Working with scents and aromas is a powerful thing. Scents can evoke memories and emotions in a person and that is truly part of the magic of soapmaking. As soapmakers, the scents we choose for our soap reflect emotions, memories, places and so many other things. We’re inspired to make soap scented with a mix of essential oils that makes us think of a perfume our grandmother used to wear, a garden we used to play in as a child or maybe a mix of spicy oils that remind us of our mother’s kitchen around the holidays. And when someone else, even a complete stranger, holds that bar of soap to their nose and takes in the aroma they will have their own reflection, journey back in time or memory conjured up. And that is a powerful thing.
Both fragrance oils and essential oils are used to scent soap.
(Disclosure: Some of the links below are affiliate links, meaning, at no additional cost to you, I will earn a commission if you click through and make a purchase.)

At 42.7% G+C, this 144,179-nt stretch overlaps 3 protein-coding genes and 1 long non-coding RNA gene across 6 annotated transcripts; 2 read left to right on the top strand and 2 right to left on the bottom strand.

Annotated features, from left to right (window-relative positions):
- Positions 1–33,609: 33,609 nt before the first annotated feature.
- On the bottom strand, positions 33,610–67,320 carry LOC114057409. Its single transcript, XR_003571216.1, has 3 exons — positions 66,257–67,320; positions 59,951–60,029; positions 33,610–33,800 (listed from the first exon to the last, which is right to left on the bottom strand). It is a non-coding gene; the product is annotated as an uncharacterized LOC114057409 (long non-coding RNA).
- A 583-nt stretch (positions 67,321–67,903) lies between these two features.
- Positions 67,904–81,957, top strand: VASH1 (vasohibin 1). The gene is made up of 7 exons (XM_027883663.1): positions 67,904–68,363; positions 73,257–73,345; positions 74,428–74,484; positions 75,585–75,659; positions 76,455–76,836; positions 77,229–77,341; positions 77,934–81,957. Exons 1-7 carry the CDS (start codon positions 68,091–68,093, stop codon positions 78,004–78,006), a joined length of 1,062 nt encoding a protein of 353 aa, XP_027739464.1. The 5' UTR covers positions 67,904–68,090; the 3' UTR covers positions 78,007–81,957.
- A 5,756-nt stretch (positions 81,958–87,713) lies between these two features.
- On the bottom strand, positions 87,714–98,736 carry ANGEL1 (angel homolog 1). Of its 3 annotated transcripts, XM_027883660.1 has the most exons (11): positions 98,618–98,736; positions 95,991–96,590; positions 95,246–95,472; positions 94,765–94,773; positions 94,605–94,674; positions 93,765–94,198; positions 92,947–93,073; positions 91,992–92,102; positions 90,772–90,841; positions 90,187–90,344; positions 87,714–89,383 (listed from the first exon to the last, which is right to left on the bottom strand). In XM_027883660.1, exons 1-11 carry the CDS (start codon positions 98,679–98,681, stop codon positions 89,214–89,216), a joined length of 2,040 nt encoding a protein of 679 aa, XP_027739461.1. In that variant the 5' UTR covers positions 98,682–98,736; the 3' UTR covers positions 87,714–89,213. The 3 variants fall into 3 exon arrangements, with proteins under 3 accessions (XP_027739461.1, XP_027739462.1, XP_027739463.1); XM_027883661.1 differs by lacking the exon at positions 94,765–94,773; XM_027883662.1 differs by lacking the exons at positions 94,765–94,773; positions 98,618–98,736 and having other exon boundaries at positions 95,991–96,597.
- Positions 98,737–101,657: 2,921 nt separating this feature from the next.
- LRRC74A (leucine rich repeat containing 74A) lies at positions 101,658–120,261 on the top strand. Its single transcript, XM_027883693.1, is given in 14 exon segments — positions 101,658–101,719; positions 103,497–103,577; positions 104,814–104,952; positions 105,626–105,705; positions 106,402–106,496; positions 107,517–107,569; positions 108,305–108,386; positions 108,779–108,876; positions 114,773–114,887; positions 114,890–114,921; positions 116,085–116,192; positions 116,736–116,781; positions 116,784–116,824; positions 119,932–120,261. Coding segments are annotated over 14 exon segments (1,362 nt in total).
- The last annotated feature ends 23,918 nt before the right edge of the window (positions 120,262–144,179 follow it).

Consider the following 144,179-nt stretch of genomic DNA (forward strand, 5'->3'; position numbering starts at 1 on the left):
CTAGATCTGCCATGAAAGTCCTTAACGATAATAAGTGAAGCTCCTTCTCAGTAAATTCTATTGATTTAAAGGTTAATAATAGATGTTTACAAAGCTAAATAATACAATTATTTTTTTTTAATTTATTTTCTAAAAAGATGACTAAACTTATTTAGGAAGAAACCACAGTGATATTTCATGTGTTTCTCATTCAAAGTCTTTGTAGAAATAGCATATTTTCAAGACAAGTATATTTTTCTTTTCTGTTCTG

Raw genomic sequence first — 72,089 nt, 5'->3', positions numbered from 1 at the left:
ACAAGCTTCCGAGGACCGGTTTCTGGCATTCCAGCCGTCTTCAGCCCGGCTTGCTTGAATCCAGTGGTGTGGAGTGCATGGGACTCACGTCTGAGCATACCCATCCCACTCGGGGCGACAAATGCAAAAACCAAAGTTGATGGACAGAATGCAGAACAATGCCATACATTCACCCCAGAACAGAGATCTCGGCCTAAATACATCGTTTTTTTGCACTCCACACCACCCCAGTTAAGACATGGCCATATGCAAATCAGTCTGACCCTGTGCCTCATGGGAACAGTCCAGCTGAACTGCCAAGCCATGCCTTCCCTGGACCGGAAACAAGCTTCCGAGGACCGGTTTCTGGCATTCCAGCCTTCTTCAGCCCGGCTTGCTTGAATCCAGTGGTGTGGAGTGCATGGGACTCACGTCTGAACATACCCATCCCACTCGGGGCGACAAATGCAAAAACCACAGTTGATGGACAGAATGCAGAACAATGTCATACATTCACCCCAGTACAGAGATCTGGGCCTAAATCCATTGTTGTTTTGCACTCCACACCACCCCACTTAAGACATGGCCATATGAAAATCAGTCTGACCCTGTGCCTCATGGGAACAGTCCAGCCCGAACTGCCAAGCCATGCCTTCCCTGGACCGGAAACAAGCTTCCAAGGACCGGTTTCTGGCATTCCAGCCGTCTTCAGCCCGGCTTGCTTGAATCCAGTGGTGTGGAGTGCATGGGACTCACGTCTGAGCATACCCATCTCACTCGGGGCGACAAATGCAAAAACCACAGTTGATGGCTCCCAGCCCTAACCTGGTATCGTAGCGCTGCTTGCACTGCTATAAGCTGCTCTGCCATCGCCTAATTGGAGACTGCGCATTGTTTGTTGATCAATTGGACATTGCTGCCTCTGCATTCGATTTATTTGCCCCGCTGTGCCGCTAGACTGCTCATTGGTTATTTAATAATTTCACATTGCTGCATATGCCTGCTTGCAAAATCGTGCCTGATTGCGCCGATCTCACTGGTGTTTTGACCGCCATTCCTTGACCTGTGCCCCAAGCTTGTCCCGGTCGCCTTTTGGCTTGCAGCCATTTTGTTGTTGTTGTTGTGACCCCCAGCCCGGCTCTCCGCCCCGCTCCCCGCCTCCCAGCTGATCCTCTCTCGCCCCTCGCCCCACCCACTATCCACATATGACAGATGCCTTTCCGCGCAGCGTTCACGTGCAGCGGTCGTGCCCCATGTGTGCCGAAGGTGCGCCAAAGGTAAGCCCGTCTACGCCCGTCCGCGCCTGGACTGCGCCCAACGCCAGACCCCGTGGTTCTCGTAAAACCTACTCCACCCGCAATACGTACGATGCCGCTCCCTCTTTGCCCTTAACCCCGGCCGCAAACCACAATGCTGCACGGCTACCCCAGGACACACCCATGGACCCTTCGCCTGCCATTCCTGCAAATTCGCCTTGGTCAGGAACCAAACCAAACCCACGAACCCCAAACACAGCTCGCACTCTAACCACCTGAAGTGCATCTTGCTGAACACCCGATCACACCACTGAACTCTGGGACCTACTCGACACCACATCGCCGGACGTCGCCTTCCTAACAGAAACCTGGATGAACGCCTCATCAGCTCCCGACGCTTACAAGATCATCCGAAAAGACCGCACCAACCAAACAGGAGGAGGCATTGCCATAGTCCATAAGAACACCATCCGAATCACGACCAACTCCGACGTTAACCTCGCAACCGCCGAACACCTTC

Fragrance oils are synthetic aromatic oils that are produced in a lab. They are usually made up completely from synthetic components or a mix of synthetic components and natural essential oils. Fragrance oil producers and perfumers are unlimited as to what aromas they can mimic and you’ll find aromas that reflect those naturally found such as lavender, peppermint, orange and more unique ones such as hot fudge sundae, leather, cherry and even puppy’s breath!
Usage in soap: Fragrance oils can typically be added to soap at .5 – 1 ounce per pound of oils. Refer to the supplier’s guidelines and recommended usage rates. If the supplier doesn’t have one, then I would start at .75 ounce per pound of oils and go up or down from there. Most reputable suppliers will be able to recommend usage rates and also will be able to tell you how the fragrance oil reacts in the high pH environment of soap.
There are some considerations when working with fragrance oils.
Discoloration: Some fragrance oils can discolor soap. Vanilla or anything with vanilla can turn your soap various shades of tan and brown. If you choose any bakery type of scent that might contain vanilla, be sure you keep that in mind when choosing your colorants. A green colored soap scented with vanilla turns out to be an ugly murky green tinted tan. There are vanilla color stabilizers on the market but most are not stable past a certain number of months and the soap will turn anyways.